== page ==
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Daily News Blog

14
Apr

Report Documents Threats to Aquatic Life, Calls for Phase-Out of Neonicotinoid Use

(Beyond Pesticides, April 14, 2017) – As pollinators nationwide suffer severe declines tied to widespread exposure to pesticides, particularly a family of insecticides known as neonicotinoids, a new report details the chemicals’ dramatic impacts on aquatic ecosystems and biodiversity. This report coincides with findings of neonicotinoids in drinking water.

The new report, Poisoned Waterways, documents the persistence of neonicotinoids in U.S. waterbodies and the danger they cause to aquatic organisms, resulting in complex cascading impacts on aquatic food web. The report supports previous calls for the restriction of neonicotinoid pesticides, given their high toxicity to bees, and now aquatic life.

In an early 2017 U.S. Environmental Protection Agency (EPA) risk assessment on one of the most widely used neonicotinoids, the agency reported levels in streams, rivers, lakes and drainage canals that routinely exceed acute and chronic toxicity endpoints derived for freshwater invertebrates.

Poisoned Waterways reviews the current scientific literature on the effects of neonicotinoids in waterways and the life they support. Not only are these insecticides, which include, imidacloprid, clothianidin, and thiamethoxam, regularly detected in waterbodies in the U.S., they are found at levels that harm sensitive aquatic organisms. Aquatic insects and crustaceans are highly vulnerable, with the mayfly identified as the most sensitive. The report finds that impacts on certain aquatic species can have cascading effects on food webs and healthy ecosystem function. These impacts occur at low levels, and can result in decreased species abundance, altered predator-prey relationships, and reduced nutrient cycling. Impacts to other wildlife that depend on these species raises serious cause for concern.

“The pervasive presence of neonicotinoids in waterways can have such profound and long-lasting impact on our aquatic ecology that has so far been overlooked,” said Jay Feldman, executive director of Beyond Pesticides. “the science shows that these pesticides are highly toxic to a range of aquatic species, even at low levels,” he continued.

“With new findings of neonicotinoids in drinking water, it is imperative that action be taken to restrict the contamination of our waters by these persistent chemicals,” said one of the study’s authors, Nichelle Harriott, science and regulatory director of Beyond Pesticides.

The report also highlights current regulatory failures of EPA aquatic standards, which continue to underestimate risks to sensitive species due to a reliance on test protocols that do not reflect real-world exposures or susceptibilities. Further, the impacts of chemical mixtures and synergistic interactions are not considered. Aquatic standards, which continue to underestimate risks to sensitive species due to a reliance on test protocols that do not reflect real-world exposures or susceptibilities. Further, the impacts of chemical mixtures and synergistic interactions are not considered.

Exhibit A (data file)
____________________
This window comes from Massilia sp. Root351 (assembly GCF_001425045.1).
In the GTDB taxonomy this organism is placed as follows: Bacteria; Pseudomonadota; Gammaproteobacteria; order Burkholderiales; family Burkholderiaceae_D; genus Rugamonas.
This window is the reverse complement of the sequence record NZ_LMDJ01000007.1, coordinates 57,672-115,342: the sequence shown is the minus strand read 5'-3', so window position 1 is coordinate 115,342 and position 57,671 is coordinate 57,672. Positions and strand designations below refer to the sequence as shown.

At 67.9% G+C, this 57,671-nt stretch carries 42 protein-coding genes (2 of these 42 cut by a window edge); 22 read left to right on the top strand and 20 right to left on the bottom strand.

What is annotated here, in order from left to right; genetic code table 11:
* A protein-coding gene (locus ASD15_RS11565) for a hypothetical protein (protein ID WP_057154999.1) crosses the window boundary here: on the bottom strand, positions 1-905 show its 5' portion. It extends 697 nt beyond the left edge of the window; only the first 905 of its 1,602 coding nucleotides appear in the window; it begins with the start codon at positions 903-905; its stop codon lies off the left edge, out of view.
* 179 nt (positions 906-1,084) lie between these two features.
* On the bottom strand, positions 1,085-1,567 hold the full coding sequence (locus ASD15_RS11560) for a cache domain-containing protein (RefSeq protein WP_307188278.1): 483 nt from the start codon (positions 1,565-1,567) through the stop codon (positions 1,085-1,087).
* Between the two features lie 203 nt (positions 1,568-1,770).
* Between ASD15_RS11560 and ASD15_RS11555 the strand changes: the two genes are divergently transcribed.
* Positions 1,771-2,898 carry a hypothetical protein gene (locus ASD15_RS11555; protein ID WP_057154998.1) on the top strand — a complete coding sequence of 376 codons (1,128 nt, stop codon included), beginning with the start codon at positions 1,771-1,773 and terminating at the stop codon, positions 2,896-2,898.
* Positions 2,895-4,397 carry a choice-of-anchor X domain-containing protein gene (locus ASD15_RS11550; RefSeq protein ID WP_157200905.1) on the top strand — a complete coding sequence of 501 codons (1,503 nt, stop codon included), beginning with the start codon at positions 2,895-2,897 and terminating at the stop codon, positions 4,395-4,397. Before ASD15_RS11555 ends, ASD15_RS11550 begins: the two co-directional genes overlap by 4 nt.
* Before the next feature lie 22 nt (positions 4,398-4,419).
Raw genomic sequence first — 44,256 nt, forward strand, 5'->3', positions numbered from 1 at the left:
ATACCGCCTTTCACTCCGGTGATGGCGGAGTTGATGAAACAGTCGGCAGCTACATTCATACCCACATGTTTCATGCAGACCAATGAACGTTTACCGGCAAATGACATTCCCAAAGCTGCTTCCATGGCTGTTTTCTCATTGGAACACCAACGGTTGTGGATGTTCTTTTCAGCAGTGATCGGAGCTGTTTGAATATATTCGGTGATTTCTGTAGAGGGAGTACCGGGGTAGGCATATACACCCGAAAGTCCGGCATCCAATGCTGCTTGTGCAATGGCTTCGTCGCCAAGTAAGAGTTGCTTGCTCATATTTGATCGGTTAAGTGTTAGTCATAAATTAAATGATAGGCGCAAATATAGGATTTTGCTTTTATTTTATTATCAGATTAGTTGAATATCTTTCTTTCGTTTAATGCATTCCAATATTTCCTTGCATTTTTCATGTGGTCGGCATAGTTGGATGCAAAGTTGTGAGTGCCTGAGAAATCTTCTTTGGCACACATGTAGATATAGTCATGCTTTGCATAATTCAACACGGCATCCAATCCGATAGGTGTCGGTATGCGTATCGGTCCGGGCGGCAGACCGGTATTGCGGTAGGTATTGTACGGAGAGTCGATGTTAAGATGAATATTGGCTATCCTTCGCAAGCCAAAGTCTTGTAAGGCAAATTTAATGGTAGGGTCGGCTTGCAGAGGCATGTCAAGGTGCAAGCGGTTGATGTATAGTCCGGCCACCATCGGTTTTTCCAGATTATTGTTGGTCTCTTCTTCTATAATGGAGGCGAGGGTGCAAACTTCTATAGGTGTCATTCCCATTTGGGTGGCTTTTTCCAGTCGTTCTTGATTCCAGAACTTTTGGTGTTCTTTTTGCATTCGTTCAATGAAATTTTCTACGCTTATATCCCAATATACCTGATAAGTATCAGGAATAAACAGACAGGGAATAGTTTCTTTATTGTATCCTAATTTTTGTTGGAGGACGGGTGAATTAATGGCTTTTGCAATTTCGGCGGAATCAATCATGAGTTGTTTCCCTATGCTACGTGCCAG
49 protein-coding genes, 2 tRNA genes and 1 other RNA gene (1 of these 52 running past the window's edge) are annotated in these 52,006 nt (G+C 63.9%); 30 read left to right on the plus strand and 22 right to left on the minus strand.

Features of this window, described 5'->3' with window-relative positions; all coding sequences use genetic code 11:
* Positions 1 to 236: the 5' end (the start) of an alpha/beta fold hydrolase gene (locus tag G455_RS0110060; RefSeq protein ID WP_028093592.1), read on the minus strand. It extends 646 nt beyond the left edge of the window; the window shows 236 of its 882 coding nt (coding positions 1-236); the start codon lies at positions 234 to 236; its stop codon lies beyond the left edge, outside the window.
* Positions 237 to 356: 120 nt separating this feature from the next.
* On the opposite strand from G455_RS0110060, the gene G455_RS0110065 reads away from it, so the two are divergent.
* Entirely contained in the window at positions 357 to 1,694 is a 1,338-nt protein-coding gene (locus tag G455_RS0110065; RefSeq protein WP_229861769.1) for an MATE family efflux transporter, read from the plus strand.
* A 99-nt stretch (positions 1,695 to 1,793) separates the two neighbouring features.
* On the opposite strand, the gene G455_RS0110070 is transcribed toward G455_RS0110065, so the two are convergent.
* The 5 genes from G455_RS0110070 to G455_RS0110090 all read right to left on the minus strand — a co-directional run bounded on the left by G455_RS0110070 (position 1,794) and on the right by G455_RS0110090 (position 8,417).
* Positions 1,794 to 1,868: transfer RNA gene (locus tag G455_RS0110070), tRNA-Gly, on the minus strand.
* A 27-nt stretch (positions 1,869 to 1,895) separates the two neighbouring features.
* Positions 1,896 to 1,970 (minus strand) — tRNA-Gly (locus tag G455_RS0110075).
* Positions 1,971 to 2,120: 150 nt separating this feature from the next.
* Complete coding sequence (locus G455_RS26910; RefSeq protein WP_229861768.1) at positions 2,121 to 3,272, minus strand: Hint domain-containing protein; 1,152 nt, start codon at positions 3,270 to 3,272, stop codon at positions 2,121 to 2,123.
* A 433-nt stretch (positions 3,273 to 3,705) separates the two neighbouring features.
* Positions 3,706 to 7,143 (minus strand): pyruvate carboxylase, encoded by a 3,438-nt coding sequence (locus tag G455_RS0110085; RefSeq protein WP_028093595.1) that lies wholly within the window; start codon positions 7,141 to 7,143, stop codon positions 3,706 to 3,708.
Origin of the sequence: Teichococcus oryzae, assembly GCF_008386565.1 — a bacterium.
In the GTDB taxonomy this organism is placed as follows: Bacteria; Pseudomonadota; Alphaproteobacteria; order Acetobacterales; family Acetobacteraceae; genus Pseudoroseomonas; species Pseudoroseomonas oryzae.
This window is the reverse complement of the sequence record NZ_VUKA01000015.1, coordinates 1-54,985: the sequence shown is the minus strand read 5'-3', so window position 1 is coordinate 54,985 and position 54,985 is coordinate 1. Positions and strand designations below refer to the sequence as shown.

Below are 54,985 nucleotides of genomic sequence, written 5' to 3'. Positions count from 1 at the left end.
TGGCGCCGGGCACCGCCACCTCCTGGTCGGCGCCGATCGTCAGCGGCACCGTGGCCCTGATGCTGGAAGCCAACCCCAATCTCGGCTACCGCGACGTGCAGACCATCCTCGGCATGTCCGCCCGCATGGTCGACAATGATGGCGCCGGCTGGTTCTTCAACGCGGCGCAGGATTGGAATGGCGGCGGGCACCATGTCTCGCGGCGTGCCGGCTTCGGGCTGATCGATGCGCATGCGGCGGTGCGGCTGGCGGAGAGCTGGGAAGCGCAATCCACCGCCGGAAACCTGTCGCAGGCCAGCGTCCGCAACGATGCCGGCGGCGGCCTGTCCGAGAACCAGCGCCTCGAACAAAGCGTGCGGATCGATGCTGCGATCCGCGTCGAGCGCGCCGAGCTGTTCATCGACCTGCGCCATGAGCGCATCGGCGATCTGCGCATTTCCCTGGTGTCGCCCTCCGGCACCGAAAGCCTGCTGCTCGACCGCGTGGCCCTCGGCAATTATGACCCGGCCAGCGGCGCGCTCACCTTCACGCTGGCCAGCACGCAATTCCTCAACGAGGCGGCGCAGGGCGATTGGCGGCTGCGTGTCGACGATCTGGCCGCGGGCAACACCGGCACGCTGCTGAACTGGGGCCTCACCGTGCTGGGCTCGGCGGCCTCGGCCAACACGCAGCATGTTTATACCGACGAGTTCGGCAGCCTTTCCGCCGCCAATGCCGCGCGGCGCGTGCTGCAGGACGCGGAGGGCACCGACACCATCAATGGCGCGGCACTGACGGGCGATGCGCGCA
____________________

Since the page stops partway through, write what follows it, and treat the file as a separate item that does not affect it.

The report also highlights current regulatory failures of EPA aquatic standards, which continue to underestimate risks to sensitive species due to a reliance on test protocols that do not reflect real-world exposures or susceptibilities. Further, the impacts of chemical mixtures and synergistic interactions are not considered.

In light of the report’s findings and regulatory shortcomings, Beyond Pesticides is calling for the suspension of neonicotinoids. Recently, Canada proposed to phase-out uses of the neonicotinoid imidacloprid, citing risks to aquatic life.

Neonicotinoids are one of the most widely used pesticides in the world. They are systemic pesticides that have the ability move through the plants vascular system and are expressed through pollen, nectar, and guttation droplets.  These pesticides, which include imidacloprid, thiamethoxam, dinotefuran, acetamiprid, and clothianidin have been found by a growing body of scientific literature to be linked to pollinator decline in general.

In light of the shortcomings of federal action in the U.S. to protect these beneficial organisms, it is left up to us to act. You can pledge to stop using neonicotinoids and other toxic pesticides. Sign the pollinator protection pledge today. Beyond Pesticides also advocates the adoption of organic land management practices and policies by local communities that eliminate the use of toxic pesticides in our environment.

The report can be found at http://bit.ly/2pba2mL

All unattributed positions and opinions in this piece are those of Beyond Pesticides.

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  • Archives

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    • Announcements (579)
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